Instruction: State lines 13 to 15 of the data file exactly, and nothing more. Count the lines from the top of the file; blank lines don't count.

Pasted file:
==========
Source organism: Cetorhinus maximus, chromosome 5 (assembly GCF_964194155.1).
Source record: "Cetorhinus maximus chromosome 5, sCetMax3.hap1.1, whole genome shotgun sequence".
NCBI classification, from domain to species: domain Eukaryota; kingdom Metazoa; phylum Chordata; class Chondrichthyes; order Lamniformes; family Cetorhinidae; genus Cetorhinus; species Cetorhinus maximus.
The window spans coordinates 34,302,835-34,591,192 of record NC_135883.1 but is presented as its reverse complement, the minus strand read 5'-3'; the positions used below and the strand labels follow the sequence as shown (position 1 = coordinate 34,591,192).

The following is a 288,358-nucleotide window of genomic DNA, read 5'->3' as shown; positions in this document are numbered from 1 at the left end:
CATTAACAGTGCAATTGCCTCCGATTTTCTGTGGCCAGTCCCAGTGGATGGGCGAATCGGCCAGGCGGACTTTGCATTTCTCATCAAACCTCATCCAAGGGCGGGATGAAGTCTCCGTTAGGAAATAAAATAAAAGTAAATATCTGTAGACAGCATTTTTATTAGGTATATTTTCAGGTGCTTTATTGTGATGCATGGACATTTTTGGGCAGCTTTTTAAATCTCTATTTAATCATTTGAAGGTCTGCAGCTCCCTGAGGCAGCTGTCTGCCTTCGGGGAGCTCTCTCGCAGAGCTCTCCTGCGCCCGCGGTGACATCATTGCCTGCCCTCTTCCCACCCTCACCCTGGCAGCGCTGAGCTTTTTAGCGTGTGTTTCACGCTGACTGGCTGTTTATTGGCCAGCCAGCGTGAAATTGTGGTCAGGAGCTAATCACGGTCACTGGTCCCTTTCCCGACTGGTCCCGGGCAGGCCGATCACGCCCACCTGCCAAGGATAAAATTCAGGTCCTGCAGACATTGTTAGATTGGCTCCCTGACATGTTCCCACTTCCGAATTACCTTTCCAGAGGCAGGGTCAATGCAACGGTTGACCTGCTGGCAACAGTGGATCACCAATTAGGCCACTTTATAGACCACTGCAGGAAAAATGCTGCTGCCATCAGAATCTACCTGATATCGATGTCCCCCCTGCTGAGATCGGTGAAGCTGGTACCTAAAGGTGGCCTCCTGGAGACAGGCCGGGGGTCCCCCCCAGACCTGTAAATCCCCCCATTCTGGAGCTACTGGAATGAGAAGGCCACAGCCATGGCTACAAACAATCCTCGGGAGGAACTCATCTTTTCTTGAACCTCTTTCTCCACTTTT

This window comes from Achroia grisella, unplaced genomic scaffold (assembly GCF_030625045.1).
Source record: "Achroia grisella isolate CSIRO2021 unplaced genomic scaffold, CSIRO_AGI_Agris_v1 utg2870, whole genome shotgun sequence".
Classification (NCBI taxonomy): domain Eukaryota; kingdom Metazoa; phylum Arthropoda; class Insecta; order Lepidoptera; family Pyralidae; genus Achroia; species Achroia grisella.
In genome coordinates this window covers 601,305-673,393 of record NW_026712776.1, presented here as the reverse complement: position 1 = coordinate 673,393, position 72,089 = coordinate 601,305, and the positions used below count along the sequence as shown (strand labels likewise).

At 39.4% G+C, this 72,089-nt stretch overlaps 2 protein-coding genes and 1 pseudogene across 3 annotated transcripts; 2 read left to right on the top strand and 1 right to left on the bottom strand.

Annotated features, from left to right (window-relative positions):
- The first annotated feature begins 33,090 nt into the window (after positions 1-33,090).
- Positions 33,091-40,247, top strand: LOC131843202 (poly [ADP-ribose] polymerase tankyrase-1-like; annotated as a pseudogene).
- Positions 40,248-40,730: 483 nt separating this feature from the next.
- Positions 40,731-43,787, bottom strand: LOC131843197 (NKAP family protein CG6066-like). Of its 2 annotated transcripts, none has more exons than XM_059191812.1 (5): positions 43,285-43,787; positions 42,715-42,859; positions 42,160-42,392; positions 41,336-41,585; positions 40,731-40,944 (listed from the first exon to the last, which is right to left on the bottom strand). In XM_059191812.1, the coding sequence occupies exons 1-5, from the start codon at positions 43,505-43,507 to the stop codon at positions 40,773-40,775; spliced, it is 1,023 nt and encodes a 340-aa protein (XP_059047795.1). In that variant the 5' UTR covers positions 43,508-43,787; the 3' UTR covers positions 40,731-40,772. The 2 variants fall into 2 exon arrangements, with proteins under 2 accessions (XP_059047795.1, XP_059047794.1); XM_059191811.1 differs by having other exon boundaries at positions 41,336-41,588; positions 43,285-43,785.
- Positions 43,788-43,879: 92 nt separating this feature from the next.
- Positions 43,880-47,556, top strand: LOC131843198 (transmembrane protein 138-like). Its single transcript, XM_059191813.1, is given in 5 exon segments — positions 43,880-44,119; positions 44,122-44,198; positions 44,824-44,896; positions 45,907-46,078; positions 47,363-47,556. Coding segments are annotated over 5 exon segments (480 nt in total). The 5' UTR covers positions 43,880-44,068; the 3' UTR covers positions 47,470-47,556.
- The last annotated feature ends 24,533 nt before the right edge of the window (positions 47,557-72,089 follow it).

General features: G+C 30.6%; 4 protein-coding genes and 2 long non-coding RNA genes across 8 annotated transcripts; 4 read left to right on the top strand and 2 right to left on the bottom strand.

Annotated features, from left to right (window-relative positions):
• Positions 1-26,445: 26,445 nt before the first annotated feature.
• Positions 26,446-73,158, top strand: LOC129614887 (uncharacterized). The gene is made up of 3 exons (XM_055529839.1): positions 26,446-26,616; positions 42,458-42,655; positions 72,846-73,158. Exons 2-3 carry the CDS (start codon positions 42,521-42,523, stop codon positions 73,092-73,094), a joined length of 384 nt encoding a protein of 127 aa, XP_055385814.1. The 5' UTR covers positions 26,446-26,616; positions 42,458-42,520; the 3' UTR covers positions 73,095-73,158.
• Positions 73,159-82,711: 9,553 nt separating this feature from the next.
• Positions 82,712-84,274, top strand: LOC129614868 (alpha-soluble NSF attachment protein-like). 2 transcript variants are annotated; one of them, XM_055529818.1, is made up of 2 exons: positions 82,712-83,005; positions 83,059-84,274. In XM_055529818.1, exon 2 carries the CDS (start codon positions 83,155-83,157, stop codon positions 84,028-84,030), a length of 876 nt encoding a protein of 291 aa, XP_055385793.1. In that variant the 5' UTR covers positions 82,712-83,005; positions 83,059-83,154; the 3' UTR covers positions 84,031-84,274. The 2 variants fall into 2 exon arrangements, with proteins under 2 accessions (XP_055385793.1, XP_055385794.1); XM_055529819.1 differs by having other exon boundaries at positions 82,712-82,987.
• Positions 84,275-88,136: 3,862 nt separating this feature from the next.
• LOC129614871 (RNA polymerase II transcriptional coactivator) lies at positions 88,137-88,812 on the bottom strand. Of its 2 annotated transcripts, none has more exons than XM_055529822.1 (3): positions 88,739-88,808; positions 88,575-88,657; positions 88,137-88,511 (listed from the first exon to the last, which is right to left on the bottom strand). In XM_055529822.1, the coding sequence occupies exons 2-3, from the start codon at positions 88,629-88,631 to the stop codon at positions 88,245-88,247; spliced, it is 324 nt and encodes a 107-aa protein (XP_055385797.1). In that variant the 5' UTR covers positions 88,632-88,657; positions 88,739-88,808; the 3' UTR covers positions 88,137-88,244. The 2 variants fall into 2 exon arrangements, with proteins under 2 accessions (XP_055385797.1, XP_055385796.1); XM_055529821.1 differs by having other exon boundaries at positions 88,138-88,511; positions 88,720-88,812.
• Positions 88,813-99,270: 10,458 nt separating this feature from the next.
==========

- The first annotated feature begins 33,090 nt into the window (after positions 1-33,090).
- Positions 33,091-40,247, top strand: LOC131843202 (poly [ADP-ribose] polymerase tankyrase-1-like; annotated as a pseudogene).
- Positions 40,248-40,730: 483 nt separating this feature from the next.